There are two main words for redemption in the Old Testament. A derivative of one of these Hebrew words is the word “goel” meaning a kinsman-redeemer. Boaz was such a redeemer (Ruth 2:20). The kinsman redeemer had to first establish his relationship to the one he was about to redeem. Secondly, the kinsman-redeemer had to pay the redemption price in order to effect the deliverance of the slave. The Lord Jesus fulfilled all of this. The price was His own blood. Thirdly, the redeemer had to be willing. He needed not only capability but also compassion. How much greater was the love of Christ for the Church and how much greater the price! (Ephesians 5:25-27). Finally, the redeemer, if single, had to enter into a relationship with the redeemed. The kinsman nearer than Boaz could not enter into such a relationship lest, in his words, “I mar mine own inheritance” (Ruth 4:6).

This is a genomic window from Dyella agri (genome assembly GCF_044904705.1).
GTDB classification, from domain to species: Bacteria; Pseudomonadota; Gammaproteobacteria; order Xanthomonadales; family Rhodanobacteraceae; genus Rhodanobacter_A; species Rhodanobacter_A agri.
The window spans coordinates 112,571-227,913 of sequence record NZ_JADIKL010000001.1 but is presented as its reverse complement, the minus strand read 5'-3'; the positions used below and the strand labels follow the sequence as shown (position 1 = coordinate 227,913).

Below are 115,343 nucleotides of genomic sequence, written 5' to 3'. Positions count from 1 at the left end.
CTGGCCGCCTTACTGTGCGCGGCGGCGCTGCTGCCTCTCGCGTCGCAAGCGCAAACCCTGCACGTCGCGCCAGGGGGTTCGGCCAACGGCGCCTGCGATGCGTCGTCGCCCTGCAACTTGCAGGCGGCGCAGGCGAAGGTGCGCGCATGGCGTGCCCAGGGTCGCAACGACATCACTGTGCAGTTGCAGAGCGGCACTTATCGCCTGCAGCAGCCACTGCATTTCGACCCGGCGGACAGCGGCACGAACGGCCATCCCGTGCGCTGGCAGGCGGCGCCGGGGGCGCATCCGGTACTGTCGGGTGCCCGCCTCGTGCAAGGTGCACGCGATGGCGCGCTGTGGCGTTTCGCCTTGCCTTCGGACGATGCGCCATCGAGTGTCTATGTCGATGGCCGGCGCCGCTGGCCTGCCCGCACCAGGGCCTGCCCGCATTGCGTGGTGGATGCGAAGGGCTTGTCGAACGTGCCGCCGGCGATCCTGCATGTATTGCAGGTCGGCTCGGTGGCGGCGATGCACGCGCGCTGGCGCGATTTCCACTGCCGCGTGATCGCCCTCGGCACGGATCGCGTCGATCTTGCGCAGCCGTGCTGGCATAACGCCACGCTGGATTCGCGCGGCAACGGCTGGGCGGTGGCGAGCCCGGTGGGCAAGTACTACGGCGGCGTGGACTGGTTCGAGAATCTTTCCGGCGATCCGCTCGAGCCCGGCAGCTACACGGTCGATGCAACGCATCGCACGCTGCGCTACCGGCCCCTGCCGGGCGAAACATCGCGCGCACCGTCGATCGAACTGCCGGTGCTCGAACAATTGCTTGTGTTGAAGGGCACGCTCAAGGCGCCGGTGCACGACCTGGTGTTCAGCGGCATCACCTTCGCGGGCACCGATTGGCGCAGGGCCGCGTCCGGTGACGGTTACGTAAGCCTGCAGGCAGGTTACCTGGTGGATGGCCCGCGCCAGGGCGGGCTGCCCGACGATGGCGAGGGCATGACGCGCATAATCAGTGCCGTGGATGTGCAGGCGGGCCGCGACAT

The Response to Redemption
We have been set free from the vain manner of life of Jewish legalism and tradition. We have been liberated from all the perversity and iniquity that characterized the Gentile world, and purified that we might be a people for a possession for Him alone (Titus 2:11-14). Paul told the Corinthians that they had been bought (purchased in the marketplace) with a great price and therefore were no longer their own. They could no longer live the former sinful, sensual life that was theirs before they encountered the Christ. They had to respond to the sanctifying, consecrating claims of the Cross and of the indwelling Holy Spirit (1 Cor 6:19-20). Are you freely serving the One who set you free?